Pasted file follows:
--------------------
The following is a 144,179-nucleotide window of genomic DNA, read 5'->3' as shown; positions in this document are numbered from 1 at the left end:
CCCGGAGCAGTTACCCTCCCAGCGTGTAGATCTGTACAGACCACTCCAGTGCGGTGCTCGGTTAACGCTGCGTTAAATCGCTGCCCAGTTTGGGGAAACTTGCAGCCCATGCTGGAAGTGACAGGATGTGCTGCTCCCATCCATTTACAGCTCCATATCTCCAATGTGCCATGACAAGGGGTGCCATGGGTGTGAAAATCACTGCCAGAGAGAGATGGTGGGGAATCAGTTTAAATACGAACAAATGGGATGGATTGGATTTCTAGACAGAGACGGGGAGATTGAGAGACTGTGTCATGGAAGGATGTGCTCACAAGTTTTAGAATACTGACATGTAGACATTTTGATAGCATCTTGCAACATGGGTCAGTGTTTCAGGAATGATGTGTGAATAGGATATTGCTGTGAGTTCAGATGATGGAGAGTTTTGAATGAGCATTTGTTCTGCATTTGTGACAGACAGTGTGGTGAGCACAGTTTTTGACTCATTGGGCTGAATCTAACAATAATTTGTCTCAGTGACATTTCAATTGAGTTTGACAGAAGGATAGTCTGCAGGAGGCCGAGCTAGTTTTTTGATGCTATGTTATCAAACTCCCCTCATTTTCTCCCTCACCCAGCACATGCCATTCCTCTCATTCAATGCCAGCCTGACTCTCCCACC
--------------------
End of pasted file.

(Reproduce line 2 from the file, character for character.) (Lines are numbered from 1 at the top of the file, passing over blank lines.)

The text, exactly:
CCCGGAGCAGTTACCCTCCCAGCGTGTAGATCTGTACAGACCACTCCAGTGCGGTGCTCGGTTAACGCTGCGTTAAATCGCTGCCCAGTTTGGGGAAACTTGCAGCCCATGCTGGAAGTGACAGGATGTGCTGCTCCCATCCATTTACAGCTCCATATCTCCAATGTGCCATGACAAGGGGTGCCATGGGTGTGAAAATCACTGCCAGAGAGAGATGGTGGGGAATCAGTTTAAATACGAACAAATGGGATGGATTGGATTTCTAGACAGAGACGGGGAGATTGAGAGACTGTGTCATGGAAGGATGTGCTCACAAGTTTTAGAATACTGACATGTAGACATTTTGATAGCATCTTGCAACATGGGTCAGTGTTTCAGGAATGATGTGTGAATAGGATATTGCTGTGAGTTCAGATGATGGAGAGTTTTGAATGAGCATTTGTTCTGCATTTGTGACAGACAGTGTGGTGAGCACAGTTTTTGACTCATTGGGCTGAATCTAACAATAATTTGTCTCAGTGACATTTCAATTGAGTTTGACAGAAGGATAGTCTGCAGGAGGCCGAGCTAGTTTTTTGATGCTATGTTATCAAACTCCCCTCATTTTCTCCCTCACCCAGCACATGCCATTCCTCTCATTCAATGCCAGCCTGACTCTCCCACC